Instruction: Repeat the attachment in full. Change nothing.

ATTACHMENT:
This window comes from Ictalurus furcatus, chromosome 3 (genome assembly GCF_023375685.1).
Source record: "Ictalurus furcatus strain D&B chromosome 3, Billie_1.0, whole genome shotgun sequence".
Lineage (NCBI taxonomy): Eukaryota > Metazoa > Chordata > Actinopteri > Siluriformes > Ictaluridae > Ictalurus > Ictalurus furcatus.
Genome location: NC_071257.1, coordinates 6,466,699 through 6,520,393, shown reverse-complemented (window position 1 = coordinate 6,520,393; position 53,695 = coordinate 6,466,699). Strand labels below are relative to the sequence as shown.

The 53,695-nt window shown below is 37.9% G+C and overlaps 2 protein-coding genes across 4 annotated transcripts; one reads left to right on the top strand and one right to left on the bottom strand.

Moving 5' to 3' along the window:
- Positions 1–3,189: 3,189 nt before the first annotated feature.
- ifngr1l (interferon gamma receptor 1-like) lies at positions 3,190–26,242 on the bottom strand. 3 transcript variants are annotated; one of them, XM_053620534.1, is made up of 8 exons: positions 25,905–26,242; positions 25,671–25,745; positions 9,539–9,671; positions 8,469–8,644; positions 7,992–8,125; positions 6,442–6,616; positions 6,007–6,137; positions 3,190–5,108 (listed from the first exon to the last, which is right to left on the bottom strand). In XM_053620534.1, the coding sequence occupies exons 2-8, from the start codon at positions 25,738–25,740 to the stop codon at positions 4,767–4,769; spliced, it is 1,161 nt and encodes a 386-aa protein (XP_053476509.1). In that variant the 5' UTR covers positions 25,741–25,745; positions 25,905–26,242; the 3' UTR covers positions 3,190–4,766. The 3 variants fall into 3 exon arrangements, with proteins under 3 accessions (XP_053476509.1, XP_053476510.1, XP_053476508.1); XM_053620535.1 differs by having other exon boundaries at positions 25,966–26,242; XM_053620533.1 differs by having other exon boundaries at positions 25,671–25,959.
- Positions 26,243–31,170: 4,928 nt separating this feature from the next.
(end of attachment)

This window comes from Ictalurus furcatus, chromosome 3 (genome assembly GCF_023375685.1).
Source record: "Ictalurus furcatus strain D&B chromosome 3, Billie_1.0, whole genome shotgun sequence".
Lineage (NCBI taxonomy): Eukaryota > Metazoa > Chordata > Actinopteri > Siluriformes > Ictaluridae > Ictalurus > Ictalurus furcatus.
Genome location: NC_071257.1, coordinates 6,466,699 through 6,520,393, shown reverse-complemented (window position 1 = coordinate 6,520,393; position 53,695 = coordinate 6,466,699). Strand labels below are relative to the sequence as shown.

The 53,695-nt window shown below is 37.9% G+C and overlaps 2 protein-coding genes across 4 annotated transcripts; one reads left to right on the top strand and one right to left on the bottom strand.

Moving 5' to 3' along the window:
- Positions 1–3,189: 3,189 nt before the first annotated feature.
- ifngr1l (interferon gamma receptor 1-like) lies at positions 3,190–26,242 on the bottom strand. 3 transcript variants are annotated; one of them, XM_053620534.1, is made up of 8 exons: positions 25,905–26,242; positions 25,671–25,745; positions 9,539–9,671; positions 8,469–8,644; positions 7,992–8,125; positions 6,442–6,616; positions 6,007–6,137; positions 3,190–5,108 (listed from the first exon to the last, which is right to left on the bottom strand). In XM_053620534.1, the coding sequence occupies exons 2-8, from the start codon at positions 25,738–25,740 to the stop codon at positions 4,767–4,769; spliced, it is 1,161 nt and encodes a 386-aa protein (XP_053476509.1). In that variant the 5' UTR covers positions 25,741–25,745; positions 25,905–26,242; the 3' UTR covers positions 3,190–4,766. The 3 variants fall into 3 exon arrangements, with proteins under 3 accessions (XP_053476509.1, XP_053476510.1, XP_053476508.1); XM_053620535.1 differs by having other exon boundaries at positions 25,966–26,242; XM_053620533.1 differs by having other exon boundaries at positions 25,671–25,959.
- Positions 26,243–31,170: 4,928 nt separating this feature from the next.